Spinach, kale, turnips, broccoli, peas -- just a few reasons to love cool season vegetable gardening. Growing cool season crops helps you extend your harvest by several weeks, and allows you to grow a wider variety of tasty veggies. Here are some of the most popular cool season veggies, and how to grow them.
Kale is one of the most healthy foods you can eat; full of iron, calcium, B vitamins and fiber. And whether you enjoy curly kale or statuesque "dinosaur" kale, growing it is simple. Kale is perhaps best grown as a fall crop; a touch of frost results in a mild, sweet flavor that complements many dishes.
Kale can be grown in traditional garden beds or in containers. Consider mixing it into an ornamental border as well. Kale is very easy to direct sow in your garden; just space plants 12 inches apart, and amend the soil with compost before planting.
Lettuce is probably the easiest cool season crop to grow in your garden; just sprinkle some seeds on the soil, and within a month, you can be harvesting baby lettuce leaves for salads. A bit more time, and you've got crisp Romaines or buttery leaf lettuce.
Looseleaf lettuces are the easiest to grow; these are lettuces that you simply cut, harvesting a leaf at a time. They take less time and less fuss than head lettuces. The ubiquitous iceberg lettuce is actually among the most challenging of lettuces to grow, as it requires a long cool season to grow well and not taste bitter. Another advantage to looseleaf lettuces is that they can easily be grown in containers, from flower pots to window boxes.
Peas are a favorite spring vegetable for many gardeners, and it's easy to see why. They can be sown several weeks before the last spring frost date, and are among the first things we're able to harvest in our gardens. And, of course, they're delicious.
There are basically two types of peas: shelling peas and snap peas. Shelling peas are the ones that you remove from the pod. Snap peas are eaten, pod and all. They are harvested much earlier than shelling peas, when the pods are still flat and the peas inside are still quite small.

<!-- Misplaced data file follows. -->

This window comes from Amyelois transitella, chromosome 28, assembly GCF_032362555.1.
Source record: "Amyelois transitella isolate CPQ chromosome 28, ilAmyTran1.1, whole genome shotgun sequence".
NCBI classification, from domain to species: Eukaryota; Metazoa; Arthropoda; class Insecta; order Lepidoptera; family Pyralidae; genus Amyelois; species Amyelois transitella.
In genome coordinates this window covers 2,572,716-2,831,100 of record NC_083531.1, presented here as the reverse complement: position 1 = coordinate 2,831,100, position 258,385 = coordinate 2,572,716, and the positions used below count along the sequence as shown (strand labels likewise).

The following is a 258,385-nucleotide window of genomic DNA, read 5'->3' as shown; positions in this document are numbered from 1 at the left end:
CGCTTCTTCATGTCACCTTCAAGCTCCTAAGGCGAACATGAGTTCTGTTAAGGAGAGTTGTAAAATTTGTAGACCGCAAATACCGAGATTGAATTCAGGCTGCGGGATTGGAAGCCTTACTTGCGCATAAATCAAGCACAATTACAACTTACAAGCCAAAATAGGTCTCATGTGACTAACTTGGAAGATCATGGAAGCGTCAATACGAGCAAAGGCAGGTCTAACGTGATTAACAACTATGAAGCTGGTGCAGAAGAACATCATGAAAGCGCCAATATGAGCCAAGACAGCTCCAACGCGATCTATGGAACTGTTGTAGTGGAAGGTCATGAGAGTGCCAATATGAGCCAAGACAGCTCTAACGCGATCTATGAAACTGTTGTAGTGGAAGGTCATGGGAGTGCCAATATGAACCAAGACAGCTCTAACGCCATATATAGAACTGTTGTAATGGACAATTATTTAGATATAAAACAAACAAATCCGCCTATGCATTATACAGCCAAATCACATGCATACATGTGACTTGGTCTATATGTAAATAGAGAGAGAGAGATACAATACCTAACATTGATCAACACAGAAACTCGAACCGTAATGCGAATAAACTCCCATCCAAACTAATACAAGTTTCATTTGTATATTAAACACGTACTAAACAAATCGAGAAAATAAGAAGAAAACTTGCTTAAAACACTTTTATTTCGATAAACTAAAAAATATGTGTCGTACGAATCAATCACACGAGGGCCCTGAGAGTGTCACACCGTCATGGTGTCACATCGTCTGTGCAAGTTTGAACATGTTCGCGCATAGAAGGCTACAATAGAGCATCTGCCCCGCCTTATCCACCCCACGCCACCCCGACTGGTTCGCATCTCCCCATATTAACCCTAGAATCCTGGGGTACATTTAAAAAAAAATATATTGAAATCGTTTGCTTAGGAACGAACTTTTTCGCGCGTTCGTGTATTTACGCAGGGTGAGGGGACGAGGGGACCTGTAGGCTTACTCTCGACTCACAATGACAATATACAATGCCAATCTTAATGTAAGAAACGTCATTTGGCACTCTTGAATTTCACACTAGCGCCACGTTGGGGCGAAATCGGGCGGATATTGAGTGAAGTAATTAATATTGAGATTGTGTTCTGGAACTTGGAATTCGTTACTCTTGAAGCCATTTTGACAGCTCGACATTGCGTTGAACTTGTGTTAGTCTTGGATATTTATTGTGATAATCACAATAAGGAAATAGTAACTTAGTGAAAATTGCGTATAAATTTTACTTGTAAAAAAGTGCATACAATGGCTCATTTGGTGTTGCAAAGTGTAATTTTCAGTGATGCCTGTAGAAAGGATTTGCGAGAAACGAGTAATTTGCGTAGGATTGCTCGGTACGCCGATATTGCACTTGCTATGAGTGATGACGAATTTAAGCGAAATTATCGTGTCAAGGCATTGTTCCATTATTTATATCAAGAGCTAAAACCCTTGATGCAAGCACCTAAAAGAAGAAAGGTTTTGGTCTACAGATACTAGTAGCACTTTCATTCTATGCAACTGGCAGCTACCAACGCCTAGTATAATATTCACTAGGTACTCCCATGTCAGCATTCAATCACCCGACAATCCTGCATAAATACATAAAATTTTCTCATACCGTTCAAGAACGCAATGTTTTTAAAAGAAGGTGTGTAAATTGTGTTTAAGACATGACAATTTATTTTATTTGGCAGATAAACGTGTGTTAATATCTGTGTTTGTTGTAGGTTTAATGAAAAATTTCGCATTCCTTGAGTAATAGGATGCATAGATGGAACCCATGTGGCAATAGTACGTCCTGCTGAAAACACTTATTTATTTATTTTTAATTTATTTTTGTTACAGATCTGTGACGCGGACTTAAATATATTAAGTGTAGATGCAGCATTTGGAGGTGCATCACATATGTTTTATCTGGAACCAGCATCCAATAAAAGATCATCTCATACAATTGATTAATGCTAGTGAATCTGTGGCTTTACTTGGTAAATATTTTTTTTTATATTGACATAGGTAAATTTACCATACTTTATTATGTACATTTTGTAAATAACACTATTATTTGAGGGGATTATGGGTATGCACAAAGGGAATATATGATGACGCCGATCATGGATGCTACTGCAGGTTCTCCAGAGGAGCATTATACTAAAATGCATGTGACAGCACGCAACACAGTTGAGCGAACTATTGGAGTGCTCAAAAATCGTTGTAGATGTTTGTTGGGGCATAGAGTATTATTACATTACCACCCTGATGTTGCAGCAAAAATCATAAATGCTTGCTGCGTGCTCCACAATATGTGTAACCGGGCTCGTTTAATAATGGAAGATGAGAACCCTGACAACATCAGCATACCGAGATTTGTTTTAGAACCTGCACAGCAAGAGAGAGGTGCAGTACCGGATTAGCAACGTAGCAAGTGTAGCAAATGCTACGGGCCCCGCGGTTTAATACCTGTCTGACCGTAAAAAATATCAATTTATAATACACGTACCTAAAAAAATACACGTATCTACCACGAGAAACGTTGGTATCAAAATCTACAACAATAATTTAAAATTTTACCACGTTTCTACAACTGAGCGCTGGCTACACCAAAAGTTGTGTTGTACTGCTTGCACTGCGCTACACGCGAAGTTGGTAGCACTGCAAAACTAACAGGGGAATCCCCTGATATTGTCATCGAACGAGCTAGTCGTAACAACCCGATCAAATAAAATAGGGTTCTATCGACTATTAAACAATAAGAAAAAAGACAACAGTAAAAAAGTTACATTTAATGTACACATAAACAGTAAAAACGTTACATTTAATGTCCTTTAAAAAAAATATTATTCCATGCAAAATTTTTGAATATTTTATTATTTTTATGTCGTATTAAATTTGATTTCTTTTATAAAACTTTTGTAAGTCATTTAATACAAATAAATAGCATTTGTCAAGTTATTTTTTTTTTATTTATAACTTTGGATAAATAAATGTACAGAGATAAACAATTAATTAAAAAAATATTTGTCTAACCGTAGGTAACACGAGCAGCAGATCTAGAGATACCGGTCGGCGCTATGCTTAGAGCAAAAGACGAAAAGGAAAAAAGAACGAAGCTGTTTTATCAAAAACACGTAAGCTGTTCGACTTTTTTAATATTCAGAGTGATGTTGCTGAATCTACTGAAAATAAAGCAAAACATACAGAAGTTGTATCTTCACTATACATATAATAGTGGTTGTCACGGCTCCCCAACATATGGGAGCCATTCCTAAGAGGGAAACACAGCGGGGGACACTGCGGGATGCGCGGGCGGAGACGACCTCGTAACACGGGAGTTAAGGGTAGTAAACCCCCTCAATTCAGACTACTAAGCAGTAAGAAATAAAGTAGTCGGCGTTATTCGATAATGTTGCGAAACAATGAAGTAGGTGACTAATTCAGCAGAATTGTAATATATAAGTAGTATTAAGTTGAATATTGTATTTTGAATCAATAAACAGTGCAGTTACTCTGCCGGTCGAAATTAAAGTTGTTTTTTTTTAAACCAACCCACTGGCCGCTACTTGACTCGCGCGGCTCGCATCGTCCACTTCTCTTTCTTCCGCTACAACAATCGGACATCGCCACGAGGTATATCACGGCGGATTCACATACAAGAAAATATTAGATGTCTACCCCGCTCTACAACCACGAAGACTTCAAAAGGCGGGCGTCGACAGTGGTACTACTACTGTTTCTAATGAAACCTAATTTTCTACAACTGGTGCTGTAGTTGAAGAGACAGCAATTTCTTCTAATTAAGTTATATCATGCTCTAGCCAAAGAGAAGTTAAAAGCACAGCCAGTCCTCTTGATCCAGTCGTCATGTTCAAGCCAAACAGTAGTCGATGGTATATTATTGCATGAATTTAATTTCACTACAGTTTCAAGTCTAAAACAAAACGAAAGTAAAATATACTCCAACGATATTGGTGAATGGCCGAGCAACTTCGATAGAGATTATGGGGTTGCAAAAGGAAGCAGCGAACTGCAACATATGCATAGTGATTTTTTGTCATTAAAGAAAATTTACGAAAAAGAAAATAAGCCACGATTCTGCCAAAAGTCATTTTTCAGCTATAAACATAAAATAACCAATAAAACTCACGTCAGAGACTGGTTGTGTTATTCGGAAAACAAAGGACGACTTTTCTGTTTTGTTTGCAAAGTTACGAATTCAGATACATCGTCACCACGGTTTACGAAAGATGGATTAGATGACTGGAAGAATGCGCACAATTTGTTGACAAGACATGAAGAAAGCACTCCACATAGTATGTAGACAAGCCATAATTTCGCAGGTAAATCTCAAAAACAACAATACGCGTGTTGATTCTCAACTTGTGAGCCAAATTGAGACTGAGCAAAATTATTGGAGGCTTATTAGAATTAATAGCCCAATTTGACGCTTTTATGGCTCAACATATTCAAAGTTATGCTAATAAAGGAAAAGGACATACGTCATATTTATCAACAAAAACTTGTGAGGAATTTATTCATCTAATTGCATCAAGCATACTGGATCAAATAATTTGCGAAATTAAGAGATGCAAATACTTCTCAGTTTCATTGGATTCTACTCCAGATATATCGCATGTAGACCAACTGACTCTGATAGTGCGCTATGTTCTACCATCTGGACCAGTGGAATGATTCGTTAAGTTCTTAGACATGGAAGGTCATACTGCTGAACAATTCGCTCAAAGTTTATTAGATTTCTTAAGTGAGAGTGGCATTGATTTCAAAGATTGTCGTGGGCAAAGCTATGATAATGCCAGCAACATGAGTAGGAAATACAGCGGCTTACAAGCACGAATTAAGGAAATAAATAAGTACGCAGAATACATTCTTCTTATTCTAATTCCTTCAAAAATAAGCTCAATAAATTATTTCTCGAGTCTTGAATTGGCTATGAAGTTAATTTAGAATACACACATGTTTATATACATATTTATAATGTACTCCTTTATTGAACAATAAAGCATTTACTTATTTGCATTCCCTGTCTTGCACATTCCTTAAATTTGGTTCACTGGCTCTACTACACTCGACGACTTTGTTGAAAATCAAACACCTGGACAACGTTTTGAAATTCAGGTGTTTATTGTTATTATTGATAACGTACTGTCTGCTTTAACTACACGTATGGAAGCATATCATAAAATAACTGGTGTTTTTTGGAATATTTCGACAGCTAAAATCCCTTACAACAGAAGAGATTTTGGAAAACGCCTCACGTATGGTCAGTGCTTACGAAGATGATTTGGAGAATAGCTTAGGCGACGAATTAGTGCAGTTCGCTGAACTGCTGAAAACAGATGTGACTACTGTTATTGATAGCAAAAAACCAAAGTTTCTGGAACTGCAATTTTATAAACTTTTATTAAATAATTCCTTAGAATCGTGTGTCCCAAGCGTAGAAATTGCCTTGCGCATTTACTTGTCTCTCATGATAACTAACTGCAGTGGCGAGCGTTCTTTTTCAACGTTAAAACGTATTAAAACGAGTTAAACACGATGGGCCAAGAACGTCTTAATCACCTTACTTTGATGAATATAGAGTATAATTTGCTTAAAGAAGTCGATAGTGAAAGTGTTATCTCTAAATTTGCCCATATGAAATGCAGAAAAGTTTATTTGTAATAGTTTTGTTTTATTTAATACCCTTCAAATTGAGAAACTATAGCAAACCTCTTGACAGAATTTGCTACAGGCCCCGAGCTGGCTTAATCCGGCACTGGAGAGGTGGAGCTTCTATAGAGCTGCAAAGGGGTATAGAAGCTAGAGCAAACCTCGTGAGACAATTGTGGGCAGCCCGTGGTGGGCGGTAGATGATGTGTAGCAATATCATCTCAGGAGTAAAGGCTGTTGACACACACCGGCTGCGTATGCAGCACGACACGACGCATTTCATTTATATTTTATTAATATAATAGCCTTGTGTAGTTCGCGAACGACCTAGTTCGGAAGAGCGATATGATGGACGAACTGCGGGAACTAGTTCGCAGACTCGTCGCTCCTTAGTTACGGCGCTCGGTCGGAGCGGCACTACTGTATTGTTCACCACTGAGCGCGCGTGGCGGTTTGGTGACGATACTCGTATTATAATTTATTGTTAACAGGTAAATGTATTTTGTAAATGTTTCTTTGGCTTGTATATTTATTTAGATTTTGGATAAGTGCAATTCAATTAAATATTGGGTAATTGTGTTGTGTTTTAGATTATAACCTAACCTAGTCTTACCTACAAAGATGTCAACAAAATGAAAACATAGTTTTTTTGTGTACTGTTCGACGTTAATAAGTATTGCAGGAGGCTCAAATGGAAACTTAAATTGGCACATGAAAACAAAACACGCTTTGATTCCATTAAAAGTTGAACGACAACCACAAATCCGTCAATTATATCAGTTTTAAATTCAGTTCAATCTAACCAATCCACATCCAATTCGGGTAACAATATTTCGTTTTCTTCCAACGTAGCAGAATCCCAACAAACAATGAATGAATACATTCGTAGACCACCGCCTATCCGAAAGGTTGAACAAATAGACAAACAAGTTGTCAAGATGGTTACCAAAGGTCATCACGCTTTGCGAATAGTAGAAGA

No matter which type you grow, peas grow best in cool weather. Once the weather gets consistently warm, their production slows way down. Grow peas in both spring and fall by sowing them directly into your garden.
Organic, homegrown broccoli is so tender, flavorful, and delicious that it barely even resembles the broccoli available at the supermarket. And when you grow your own, you can not only grow traditional heading broccoli, but also heirloom Romanesco broccolis, broccoli raab, or even purple broccoli.
Broccoli grows well in both spring and fall, but if you could only grow it in one season or the other, I'd recommend fall. The reason for this is that you can get a longer season (broccoli can withstand a touch of frost) in which to keep harvesting side shoots after the main head has been harvested. In addition, broccoli's main pest, the cabbage worm/cabbage white butterfly, is much more active in spring than in fall.
Grow broccoli from transplants (that you've either purchased or started indoors from seed) planting them at least 18 inches apart in soil that has been well amended with compost and manure. Don't let the soil dry out; this can result in bitter broccoli.
Purple carrots. This is reason enough to grow your own.
As if the ability to grow purple (or red, or yellow) carrots were not enough, homegrown carrots are so much sweeter and more flavorful than supermarket carrots that you'll honestly be spoiled for anything else once you try them.
The trick with carrots is just getting them started. They can take a while to germinate, and simply will NOT do so if the soil dries out. So you have to keep the seed bed consistently moist until the seeds germinate. The best way to do this is to lay either burlap or moist cardboard over the bed after you sow the seeds. Check daily, and remove the covering once the seeds have sprouted. This helps keep the soil just moist enough to get more consistent germination.
The other thing to keep in mind when growing carrots is to make sure that they have a nice, deep bed to grow in. Inadequate soil preparation can result in forked or otherwise oddly-shaped carrots.